Source: Kansas Wheat Commission

The year 2010 saw the wheat industry continue to evolve. New technologies and new industry players continue to develop at a rapid pace. Meanwhile, Kansas wheat farmers continued to do what they do best: grow the world’s most consistent supply of high-quality wheat. Here are a few of the highlights from 2010.

Wheat Crop Better than Expected: The 2010 crop totaled 360 million bushels, the same as in 2009. However, Kansas farmers harvested just 8 million acres, down 600,000 from last year. That makes the final average yield 45 bushels per acre, the fifth highest yield on record. Based on the Kansas Wheat Commission’s 2010 Kansas Wheat Harvest Reports, farmers experienced yield ranges from 15 bushels per acre averages in areas of south central Kansas to over 85 bushels per acre in areas of western Kansas.

Grower-owned Technology Firm Fills Niche: Heartland Plant Innovations, a bioscience company developed by the KWC and KAWG, launched a Wheat Doubled Haploid laboratory through the company's Advanced Plant Breeding Services business. The doubled haploid technology allows plant breeders to create "pure lines" immediately, rather than "segregating lines," thus shaving several years off the variety development process. HPI was founded in 2009 through an Innovations Center grant from the Kansas Bioscience Authority; it has several public and private investors. HPI President Forrest Chumley named three people to the staff in September.

Wheat Yield Contest Names Three Winners: At the Kansas State Fair in September, Danee Helvey, Ellsworth; Alvin Schmedemann, Junction City and Jon Buehler, Scott City each were awarded $1,000 cash prizes in the inaugural Kansas Wheat Yield Contest, sponsored by the KWC, KAWG and BASF. Helvey's 95 bushel per acre yield in southern Mitchell County was the overall champion.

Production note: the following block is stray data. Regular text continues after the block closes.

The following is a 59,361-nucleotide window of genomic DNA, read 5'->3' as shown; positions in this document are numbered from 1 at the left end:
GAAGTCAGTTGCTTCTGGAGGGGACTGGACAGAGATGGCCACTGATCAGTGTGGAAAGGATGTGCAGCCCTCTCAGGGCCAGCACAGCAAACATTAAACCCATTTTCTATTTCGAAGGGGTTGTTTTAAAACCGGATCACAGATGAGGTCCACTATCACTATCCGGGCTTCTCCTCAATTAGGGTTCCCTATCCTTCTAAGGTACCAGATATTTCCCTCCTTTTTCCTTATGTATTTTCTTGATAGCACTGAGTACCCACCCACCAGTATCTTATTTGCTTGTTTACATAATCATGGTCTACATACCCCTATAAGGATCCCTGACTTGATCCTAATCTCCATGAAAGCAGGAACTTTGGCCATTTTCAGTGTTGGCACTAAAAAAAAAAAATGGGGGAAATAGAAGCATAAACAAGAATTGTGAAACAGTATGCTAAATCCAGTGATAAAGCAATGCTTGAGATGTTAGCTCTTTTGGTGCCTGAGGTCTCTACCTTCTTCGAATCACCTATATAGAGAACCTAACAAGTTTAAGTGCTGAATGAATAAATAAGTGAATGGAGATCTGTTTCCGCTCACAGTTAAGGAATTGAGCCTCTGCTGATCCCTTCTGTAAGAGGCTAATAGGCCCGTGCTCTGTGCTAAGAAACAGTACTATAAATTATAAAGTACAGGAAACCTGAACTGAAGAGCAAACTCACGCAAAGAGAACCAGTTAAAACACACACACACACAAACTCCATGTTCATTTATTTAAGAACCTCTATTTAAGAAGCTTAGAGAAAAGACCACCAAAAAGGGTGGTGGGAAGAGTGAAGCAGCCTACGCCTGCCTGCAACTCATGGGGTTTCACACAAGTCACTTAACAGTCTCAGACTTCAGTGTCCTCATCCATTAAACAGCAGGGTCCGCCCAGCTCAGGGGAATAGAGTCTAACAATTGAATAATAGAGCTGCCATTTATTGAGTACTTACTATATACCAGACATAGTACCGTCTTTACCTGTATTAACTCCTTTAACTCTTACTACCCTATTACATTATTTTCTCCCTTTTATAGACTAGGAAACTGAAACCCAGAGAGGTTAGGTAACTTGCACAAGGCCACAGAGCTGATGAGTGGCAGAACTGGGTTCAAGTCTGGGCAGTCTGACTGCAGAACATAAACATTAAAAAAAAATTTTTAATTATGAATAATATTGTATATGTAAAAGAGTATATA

World Demand Sparks Price Increase: At harvest, cash prices for wheat had plummeted, but by fall planting weather scares from around the world prompted a dramatic increase in cash and futures prices, with local cash bids above $7.60 in some areas of Kansas the week before Christmas. More profit potential prompted many farmers to increase wheat plantings in the fall for 2011 harvest.

Urban Wheat Field II in Washington, D.C.: More than 15 farmer-volunteers and Kansas Wheat staff participated in the second Urban Wheat Field in Washington, D.C. in September. The "farm-to-fork" exhibit featured a quarter-acre of growing wheat, miniature mills, a baking station and grocery store display promoting a variety of wheat foods. Thousands of consumers toured the free exhibit and walked away with food samples, flour and an assortment of nutrition information. The Wheat Foods Council, of which the KWC is a member, sponsored the event.